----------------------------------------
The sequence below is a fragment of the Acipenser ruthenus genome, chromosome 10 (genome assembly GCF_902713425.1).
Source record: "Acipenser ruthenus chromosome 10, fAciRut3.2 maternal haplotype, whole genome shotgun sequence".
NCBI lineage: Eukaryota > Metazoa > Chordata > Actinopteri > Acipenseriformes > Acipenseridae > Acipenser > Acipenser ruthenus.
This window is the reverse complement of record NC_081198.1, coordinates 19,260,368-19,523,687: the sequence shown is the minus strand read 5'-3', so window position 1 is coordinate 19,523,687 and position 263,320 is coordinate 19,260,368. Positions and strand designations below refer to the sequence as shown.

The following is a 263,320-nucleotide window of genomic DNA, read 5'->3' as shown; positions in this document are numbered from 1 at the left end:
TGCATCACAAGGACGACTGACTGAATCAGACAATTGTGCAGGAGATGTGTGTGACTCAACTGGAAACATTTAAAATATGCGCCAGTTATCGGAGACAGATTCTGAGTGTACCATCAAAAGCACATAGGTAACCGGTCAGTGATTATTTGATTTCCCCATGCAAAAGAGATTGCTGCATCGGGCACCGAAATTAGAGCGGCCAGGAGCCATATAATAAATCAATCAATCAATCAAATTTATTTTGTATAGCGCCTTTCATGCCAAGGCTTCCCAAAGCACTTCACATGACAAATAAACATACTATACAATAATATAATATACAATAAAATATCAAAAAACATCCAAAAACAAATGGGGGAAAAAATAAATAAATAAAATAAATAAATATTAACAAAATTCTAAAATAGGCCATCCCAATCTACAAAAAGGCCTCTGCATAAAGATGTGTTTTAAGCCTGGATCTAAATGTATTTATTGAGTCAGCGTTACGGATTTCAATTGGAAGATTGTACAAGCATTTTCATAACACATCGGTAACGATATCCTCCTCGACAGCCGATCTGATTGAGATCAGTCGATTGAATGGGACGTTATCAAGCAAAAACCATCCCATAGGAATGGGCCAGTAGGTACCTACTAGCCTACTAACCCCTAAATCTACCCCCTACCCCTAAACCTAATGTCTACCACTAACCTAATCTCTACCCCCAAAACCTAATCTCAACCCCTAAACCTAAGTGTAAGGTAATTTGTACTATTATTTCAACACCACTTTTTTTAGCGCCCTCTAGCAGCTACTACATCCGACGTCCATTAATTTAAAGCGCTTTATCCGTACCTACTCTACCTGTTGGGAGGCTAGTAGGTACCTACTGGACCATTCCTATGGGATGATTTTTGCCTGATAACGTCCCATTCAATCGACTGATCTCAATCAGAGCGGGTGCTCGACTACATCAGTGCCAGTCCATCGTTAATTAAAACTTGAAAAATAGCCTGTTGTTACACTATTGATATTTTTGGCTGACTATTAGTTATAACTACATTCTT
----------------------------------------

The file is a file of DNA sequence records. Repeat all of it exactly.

The sequence below is a fragment of the Acipenser ruthenus genome, chromosome 10 (genome assembly GCF_902713425.1).
Source record: "Acipenser ruthenus chromosome 10, fAciRut3.2 maternal haplotype, whole genome shotgun sequence".
NCBI lineage: Eukaryota > Metazoa > Chordata > Actinopteri > Acipenseriformes > Acipenseridae > Acipenser > Acipenser ruthenus.
This window is the reverse complement of record NC_081198.1, coordinates 19,260,368-19,523,687: the sequence shown is the minus strand read 5'-3', so window position 1 is coordinate 19,523,687 and position 263,320 is coordinate 19,260,368. Positions and strand designations below refer to the sequence as shown.

The following is a 263,320-nucleotide window of genomic DNA, read 5'->3' as shown; positions in this document are numbered from 1 at the left end:
TGCATCACAAGGACGACTGACTGAATCAGACAATTGTGCAGGAGATGTGTGTGACTCAACTGGAAACATTTAAAATATGCGCCAGTTATCGGAGACAGATTCTGAGTGTACCATCAAAAGCACATAGGTAACCGGTCAGTGATTATTTGATTTCCCCATGCAAAAGAGATTGCTGCATCGGGCACCGAAATTAGAGCGGCCAGGAGCCATATAATAAATCAATCAATCAATCAAATTTATTTTGTATAGCGCCTTTCATGCCAAGGCTTCCCAAAGCACTTCACATGACAAATAAACATACTATACAATAATATAATATACAATAAAATATCAAAAAACATCCAAAAACAAATGGGGGAAAAAATAAATAAATAAAATAAATAAATATTAACAAAATTCTAAAATAGGCCATCCCAATCTACAAAAAGGCCTCTGCATAAAGATGTGTTTTAAGCCTGGATCTAAATGTATTTATTGAGTCAGCGTTACGGATTTCAATTGGAAGATTGTACAAGCATTTTCATAACACATCGGTAACGATATCCTCCTCGACAGCCGATCTGATTGAGATCAGTCGATTGAATGGGACGTTATCAAGCAAAAACCATCCCATAGGAATGGGCCAGTAGGTACCTACTAGCCTACTAACCCCTAAATCTACCCCCTACCCCTAAACCTAATGTCTACCACTAACCTAATCTCTACCCCCAAAACCTAATCTCAACCCCTAAACCTAAGTGTAAGGTAATTTGTACTATTATTTCAACACCACTTTTTTTAGCGCCCTCTAGCAGCTACTACATCCGACGTCCATTAATTTAAAGCGCTTTATCCGTACCTACTCTACCTGTTGGGAGGCTAGTAGGTACCTACTGGACCATTCCTATGGGATGATTTTTGCCTGATAACGTCCCATTCAATCGACTGATCTCAATCAGAGCGGGTGCTCGACTACATCAGTGCCAGTCCATCGTTAATTAAAACTTGAAAAATAGCCTGTTGTTACACTATTGATATTTTTGGCTGACTATTAGTTATAACTACATTCTT